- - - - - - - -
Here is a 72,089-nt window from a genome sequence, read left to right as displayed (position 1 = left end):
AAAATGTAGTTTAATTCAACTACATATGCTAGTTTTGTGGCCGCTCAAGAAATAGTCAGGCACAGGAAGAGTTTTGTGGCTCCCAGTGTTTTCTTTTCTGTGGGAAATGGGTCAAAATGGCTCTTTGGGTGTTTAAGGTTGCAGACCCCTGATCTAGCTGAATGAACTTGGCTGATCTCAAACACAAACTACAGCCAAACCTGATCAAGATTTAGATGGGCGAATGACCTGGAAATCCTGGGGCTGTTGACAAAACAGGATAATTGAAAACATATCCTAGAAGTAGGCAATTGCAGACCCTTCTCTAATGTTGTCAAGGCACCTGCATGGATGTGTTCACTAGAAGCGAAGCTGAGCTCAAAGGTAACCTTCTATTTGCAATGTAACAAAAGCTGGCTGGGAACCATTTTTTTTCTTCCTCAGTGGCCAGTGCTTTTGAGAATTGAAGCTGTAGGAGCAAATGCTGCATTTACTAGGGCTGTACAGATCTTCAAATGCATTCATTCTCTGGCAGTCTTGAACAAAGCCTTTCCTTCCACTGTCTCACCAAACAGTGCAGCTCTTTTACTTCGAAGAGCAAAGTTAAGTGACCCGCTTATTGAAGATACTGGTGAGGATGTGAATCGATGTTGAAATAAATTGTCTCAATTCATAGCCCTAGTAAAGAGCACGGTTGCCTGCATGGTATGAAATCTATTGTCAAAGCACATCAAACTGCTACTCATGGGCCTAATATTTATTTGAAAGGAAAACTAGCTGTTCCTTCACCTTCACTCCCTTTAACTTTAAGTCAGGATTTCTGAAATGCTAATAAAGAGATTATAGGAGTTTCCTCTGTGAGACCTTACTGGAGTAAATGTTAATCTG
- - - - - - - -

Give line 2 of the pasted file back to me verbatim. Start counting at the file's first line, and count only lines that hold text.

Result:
AAAATGTAGTTTAATTCAACTACATATGCTAGTTTTGTGGCCGCTCAAGAAATAGTCAGGCACAGGAAGAGTTTTGTGGCTCCCAGTGTTTTCTTTTCTGTGGGAAATGGGTCAAAATGGCTCTTTGGGTGTTTAAGGTTGCAGACCCCTGATCTAGCTGAATGAACTTGGCTGATCTCAAACACAAACTACAGCCAAACCTGATCAAGATTTAGATGGGCGAATGACCTGGAAATCCTGGGGCTGTTGACAAAACAGGATAATTGAAAACATATCCTAGAAGTAGGCAATTGCAGACCCTTCTCTAATGTTGTCAAGGCACCTGCATGGATGTGTTCACTAGAAGCGAAGCTGAGCTCAAAGGTAACCTTCTATTTGCAATGTAACAAAAGCTGGCTGGGAACCATTTTTTTTCTTCCTCAGTGGCCAGTGCTTTTGAGAATTGAAGCTGTAGGAGCAAATGCTGCATTTACTAGGGCTGTACAGATCTTCAAATGCATTCATTCTCTGGCAGTCTTGAACAAAGCCTTTCCTTCCACTGTCTCACCAAACAGTGCAGCTCTTTTACTTCGAAGAGCAAAGTTAAGTGACCCGCTTATTGAAGATACTGGTGAGGATGTGAATCGATGTTGAAATAAATTGTCTCAATTCATAGCCCTAGTAAAGAGCACGGTTGCCTGCATGGTATGAAATCTATTGTCAAAGCACATCAAACTGCTACTCATGGGCCTAATATTTATTTGAAAGGAAAACTAGCTGTTCCTTCACCTTCACTCCCTTTAACTTTAAGTCAGGATTTCTGAAATGCTAATAAAGAGATTATAGGAGTTTCCTCTGTGAGACCTTACTGGAGTAAATGTTAATCTG